Dr. John Ratey’s most recent book, A User’s Guide to the Brain, is one of the most accessible books available on recent brain research, what it means, and how to best make use of it. Ratey is professor of psychiatry at Harvard Medical School and the co-author of a number of books, including Shadow Syndromes, a look at various forms of “undiagnosed” mental illnesses, and Driven to Distraction: Recognizing and Coping with Attention Deficit Disorder from Childhood through Adulthood.

His current project is a new book called The Mind of Love, which will examine what goes on in the brain when people are in love.

BrainConnection: What about psychiatry drew you to the field?

John Ratey: Its focus on the merging of science with philosophy—allowing us to use our scientific techniques to probe the inner depths of the soul, or at least to hopefully remove layers of noise that obscure the asking of these questions.

BC: What has compelled you to write books about the brain that are intended for a general audience?

Ratey: I realized that so much is known about the brain and its disorders and that this information is key in helping people to get a new perspective on what ails them. The major goal is to help remove the moral condemnation that still follows mental illness, be it severe or mild. This helps people remove the shame, which is the major impediment to change and growth. The external criticism is bad and can be disabling, but it is nothing like the self-flagellation that all of us can bring to bear on ourselves for things that may be outside of our control.

BC: What three pieces of advice would you give parents of young children in regard to the brain?

Ratey: First, I would say that activity ist alles. Keep things in motion. Physical and mental activity are perhaps the most undervalued tools as far as the brain goes, and yet we are constantly seeing the studies that show that exercise and play help our brains stay flexible and help us learn. The more the brain is challenged the better the brain is; it is like any muscle that we have and it is in need of exercise to insure growth and health.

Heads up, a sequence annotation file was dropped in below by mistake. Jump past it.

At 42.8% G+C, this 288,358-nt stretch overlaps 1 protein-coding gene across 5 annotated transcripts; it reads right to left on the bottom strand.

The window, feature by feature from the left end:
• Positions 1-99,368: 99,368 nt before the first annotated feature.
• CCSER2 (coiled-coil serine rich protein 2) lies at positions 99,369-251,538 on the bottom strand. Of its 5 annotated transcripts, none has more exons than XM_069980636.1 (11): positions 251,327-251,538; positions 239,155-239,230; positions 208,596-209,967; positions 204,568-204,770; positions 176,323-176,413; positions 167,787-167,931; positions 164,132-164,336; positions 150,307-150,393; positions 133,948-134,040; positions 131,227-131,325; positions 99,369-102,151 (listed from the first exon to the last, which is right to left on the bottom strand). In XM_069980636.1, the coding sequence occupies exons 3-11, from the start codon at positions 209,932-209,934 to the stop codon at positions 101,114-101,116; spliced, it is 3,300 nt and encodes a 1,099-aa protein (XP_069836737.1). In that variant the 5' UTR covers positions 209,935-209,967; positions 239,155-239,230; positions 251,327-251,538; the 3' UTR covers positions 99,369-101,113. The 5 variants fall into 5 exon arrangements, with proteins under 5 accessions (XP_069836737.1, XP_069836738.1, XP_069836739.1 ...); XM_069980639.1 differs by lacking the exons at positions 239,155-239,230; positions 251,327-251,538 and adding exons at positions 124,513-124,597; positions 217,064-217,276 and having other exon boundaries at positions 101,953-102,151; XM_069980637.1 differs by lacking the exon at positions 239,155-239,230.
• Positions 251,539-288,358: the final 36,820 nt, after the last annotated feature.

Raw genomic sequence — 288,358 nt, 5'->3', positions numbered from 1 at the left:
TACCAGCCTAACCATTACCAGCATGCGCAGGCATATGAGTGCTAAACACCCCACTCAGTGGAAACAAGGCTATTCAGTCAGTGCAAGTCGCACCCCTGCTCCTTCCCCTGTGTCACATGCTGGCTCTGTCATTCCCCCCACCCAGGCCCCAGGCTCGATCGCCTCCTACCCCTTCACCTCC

Secondly, emphasize production and acting on what the child knows or wants. Encourage children to teach parents and others about what they can do, to strut their stuff. This not only strengthens children’s self-image, but also activates much of their brain. The classic German model we have in our schools—memorizing what the teachers offer and feeding it back—is not the brain friendly way to go. Rather taking what is learned and acting on it makes for a better brain in the long run.

And third, challenges, disappointments, and slow periods are part of normal growth and children need to experience these as early as it comes and build skills that enable them to cope with life and to increase their resilience. Also quiet periods and goofing off time are necessary and should be encouraged in order to allow for the fostering of what is becoming a rapidly diminishing trait in our whiz bang world: the ability to ponder and think about the world.